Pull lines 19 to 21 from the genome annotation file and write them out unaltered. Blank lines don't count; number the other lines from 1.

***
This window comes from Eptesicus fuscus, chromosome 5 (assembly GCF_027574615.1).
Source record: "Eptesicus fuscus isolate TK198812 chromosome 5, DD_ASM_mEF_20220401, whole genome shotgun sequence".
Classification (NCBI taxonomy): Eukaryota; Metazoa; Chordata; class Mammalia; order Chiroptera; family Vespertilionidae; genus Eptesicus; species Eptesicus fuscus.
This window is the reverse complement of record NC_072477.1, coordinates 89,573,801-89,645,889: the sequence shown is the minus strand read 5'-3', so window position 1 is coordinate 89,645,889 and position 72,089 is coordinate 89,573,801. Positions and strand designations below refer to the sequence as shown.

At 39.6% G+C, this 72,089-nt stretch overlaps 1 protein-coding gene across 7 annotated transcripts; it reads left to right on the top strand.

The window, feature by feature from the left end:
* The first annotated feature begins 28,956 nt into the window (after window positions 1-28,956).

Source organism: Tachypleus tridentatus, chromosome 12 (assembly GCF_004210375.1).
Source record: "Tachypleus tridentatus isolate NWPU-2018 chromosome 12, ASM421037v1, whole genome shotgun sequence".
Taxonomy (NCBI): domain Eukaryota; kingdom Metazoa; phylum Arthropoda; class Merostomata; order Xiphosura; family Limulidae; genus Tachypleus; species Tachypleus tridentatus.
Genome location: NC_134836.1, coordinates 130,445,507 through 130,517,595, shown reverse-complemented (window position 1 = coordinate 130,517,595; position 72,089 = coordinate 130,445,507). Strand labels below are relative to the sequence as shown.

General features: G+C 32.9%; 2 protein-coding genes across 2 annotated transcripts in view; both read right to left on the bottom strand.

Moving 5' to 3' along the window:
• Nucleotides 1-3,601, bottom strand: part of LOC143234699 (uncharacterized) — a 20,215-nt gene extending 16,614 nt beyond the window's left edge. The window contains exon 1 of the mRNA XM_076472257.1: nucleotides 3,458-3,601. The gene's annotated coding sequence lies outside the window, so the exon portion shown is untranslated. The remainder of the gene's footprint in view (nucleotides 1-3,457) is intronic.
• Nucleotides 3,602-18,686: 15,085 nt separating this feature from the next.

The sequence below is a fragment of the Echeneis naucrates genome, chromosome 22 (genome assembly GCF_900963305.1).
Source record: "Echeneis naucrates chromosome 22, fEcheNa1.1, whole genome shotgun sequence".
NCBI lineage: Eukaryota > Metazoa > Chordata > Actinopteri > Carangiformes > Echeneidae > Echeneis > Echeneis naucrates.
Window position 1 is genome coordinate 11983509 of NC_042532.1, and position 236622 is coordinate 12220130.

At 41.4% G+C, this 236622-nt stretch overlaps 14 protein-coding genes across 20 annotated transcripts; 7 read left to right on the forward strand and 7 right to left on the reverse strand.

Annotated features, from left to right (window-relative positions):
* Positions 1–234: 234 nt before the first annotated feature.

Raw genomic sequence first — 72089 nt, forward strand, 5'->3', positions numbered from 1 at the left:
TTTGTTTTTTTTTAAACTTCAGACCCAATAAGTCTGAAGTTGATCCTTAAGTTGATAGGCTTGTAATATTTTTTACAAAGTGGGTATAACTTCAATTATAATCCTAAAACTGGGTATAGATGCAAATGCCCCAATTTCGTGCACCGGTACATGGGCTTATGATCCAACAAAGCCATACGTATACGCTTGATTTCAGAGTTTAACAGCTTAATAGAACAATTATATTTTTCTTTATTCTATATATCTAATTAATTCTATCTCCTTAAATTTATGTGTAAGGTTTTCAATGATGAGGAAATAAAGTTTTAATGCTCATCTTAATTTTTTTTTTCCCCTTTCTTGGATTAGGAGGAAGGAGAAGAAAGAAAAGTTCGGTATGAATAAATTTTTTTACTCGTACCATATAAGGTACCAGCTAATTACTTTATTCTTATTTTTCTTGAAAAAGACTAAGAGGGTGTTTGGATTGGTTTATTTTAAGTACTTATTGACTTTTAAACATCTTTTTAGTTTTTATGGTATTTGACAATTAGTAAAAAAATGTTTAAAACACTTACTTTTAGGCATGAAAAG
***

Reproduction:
Window position 1 is genome coordinate 11983509 of NC_042532.1, and position 236622 is coordinate 12220130.

At 41.4% G+C, this 236622-nt stretch overlaps 14 protein-coding genes across 20 annotated transcripts; 7 read left to right on the forward strand and 7 right to left on the reverse strand.

Annotated features, from left to right (window-relative positions):